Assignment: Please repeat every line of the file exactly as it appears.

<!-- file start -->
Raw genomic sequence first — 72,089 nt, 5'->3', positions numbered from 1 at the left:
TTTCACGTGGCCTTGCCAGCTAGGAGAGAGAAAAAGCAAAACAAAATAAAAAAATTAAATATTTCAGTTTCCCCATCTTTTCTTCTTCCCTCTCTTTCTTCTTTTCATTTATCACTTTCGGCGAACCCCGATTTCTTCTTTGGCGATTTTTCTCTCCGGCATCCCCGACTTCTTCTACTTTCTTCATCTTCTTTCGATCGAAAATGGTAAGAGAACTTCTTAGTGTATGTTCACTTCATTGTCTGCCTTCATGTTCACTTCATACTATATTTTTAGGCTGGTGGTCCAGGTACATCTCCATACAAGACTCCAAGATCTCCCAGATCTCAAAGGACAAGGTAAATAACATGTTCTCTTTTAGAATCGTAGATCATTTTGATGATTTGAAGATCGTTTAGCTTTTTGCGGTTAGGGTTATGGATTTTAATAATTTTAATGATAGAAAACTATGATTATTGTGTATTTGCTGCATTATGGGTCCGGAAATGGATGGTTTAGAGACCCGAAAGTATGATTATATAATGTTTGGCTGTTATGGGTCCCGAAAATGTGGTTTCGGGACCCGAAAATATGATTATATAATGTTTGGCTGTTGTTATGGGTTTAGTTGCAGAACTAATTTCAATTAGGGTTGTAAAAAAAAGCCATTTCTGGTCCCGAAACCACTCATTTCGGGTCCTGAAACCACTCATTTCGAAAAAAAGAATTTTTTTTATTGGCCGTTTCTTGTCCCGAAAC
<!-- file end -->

Raw genomic sequence first — 72,089 nt, 5'->3', positions numbered from 1 at the left:
TTTCACGTGGCCTTGCCAGCTAGGAGAGAGAAAAAGCAAAACAAAATAAAAAAATTAAATATTTCAGTTTCCCCATCTTTTCTTCTTCCCTCTCTTTCTTCTTTTCATTTATCACTTTCGGCGAACCCCGATTTCTTCTTTGGCGATTTTTCTCTCCGGCATCCCCGACTTCTTCTACTTTCTTCATCTTCTTTCGATCGAAAATGGTAAGAGAACTTCTTAGTGTATGTTCACTTCATTGTCTGCCTTCATGTTCACTTCATACTATATTTTTAGGCTGGTGGTCCAGGTACATCTCCATACAAGACTCCAAGATCTCCCAGATCTCAAAGGACAAGGTAAATAACATGTTCTCTTTTAGAATCGTAGATCATTTTGATGATTTGAAGATCGTTTAGCTTTTTGCGGTTAGGGTTATGGATTTTAATAATTTTAATGATAGAAAACTATGATTATTGTGTATTTGCTGCATTATGGGTCCGGAAATGGATGGTTTAGAGACCCGAAAGTATGATTATATAATGTTTGGCTGTTATGGGTCCCGAAAATGTGGTTTCGGGACCCGAAAATATGATTATATAATGTTTGGCTGTTGTTATGGGTTTAGTTGCAGAACTAATTTCAATTAGGGTTGTAAAAAAAAGCCATTTCTGGTCCCGAAACCACTCATTTCGGGTCCTGAAACCACTCATTTCGAAAAAAAGAATTTTTTTTATTGGCCGTTTCTTGTCCCGAAAC